WASHINGTON, - Smoking bans, while a necessary and positive trend for reducing exposure to secondhand smoke, have some unintended consequences-especially for women. The August 2009 issue of the American Journal of Preventive Medicine includes a special supplement, Unintended Consequences of Tobacco Policies, a compilation of nine original, peer-reviewed articles focused on examining these unique challenges related to a smoking stigma, childcare and personal safety.
According to the report, low-income women who live in urban areas may have safety concerns about going outside to smoke when smoking indoors isn’t permitted. Moreover, childcare and adequate child supervision may be a concern when they go outside their homes in order to avoid exposing their children to secondhand smoke. The reports go on to find that many women of low socio-economic status feel an increased stigma associated with smoking, more so than their more advantaged counterparts. This stigma often leaves mothers in this category with a label of being “bad mothers” and thus, cause additional unintended consequences including resistance to seeking out help in quitting from healthcare providers.
“Women of low socio-economic status have elevated challenges across-the-board when it comes to smoking and access to quit-smoking resources,” said Dr. Pebbles Fagan, Health Scientist, Tobacco Research Branch, Division of Cancer Control and Population Sciences at the National Cancer Institute. “Unfortunately, the articles in this issue find that this group also faces a unique set of consequences related to the evolving policy context of smoking worldwide.”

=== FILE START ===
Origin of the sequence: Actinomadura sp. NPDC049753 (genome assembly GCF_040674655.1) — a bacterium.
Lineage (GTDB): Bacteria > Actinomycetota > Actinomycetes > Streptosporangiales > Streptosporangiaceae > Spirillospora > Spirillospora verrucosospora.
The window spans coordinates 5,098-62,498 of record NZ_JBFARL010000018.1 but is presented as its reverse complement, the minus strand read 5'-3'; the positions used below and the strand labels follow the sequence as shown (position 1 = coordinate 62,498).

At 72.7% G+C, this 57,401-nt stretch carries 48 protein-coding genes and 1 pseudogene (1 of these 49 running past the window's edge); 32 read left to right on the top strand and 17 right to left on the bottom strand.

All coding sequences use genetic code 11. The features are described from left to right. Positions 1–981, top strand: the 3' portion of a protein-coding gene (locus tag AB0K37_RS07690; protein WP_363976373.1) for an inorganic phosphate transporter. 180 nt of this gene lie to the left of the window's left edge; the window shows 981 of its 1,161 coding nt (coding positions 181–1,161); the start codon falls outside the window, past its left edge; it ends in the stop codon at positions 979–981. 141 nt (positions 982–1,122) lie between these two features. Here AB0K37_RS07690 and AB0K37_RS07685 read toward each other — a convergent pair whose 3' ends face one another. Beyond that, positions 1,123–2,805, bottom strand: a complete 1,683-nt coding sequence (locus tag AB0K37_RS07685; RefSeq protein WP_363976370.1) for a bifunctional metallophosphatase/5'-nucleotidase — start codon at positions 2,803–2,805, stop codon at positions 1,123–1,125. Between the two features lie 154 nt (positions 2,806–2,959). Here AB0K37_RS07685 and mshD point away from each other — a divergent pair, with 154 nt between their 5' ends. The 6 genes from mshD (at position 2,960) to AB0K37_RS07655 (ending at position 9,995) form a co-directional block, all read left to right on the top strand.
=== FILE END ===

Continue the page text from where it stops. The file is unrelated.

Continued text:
The American Legacy Foundation(R), the National Cancer Institute and the National Cancer Institute’s Office of Science Planning and Assessment co-sponsored the supplement.
“Collectively, the papers in this special issue draw attention to the need for lawmakers to consider how the policies they enact may differentially affect less powerful groups in our society. For example, weak provisions for enforcing smoke-free workplaces may result in low SES female bartenders being obliged to breathe secondhand smoke in order to work,” said supplement editor Roland Moore, Ph.D., Senior Research Scientist at the Pacific Institute for Research and Evaluation.
Elisa Tong, M.D., Assistant Professor of Medicine at the University of California, Davis, and a lead author of research in this special issue added, “California has had a long-standing history of smoke-free social norms and regulations. We wanted to see how these policies affected Asian-American women by analyzing California’s tobacco surveys of Chinese-Americans and Korean-Americans. The surveys were conducted in-language and the largest of their kind.”
Tong’s study, “Smoke-Free Policies Among Asian-American Women: Comparisons by Education Status” suggests that low socio-economic women in California may need additional help with enforcement of smoke-free policies, compared to their high socio-economic counterparts. The women had similar rates of smoke-free policies at home and indoor work across educational status. However, lower-educated women reported greater smoke exposure at home or indoor work, despite similar high rates of knowledge about the health consequences of secondhand smoke exposure. Besides establishing policies, lower-educated Asian-American women may need to be empowered to assert and enforce their right to smoke-free environments.
This analysis is just one example of several in this supplement outlining similar challenges among women both domestically and abroad.
“We are hopeful that the findings in this special issue bring light to the need for increased sensitivity and strengthened resources for this group of women struggling to quit smoking,” said Cheryl G. Healton, Dr. P.H., president and CEO of the American Legacy Foundation. “Tobacco control policies have made a significant contribution toward reducing tobacco use in the U.S. and worldwide. We hope that with greater effort, the groups of women studied will also benefit from the positive effects without the burden of unintended consequences.”
Remedies in the supplement’s forward are proposed for practitioners to help reduce the unintended burden on the population groups outlined: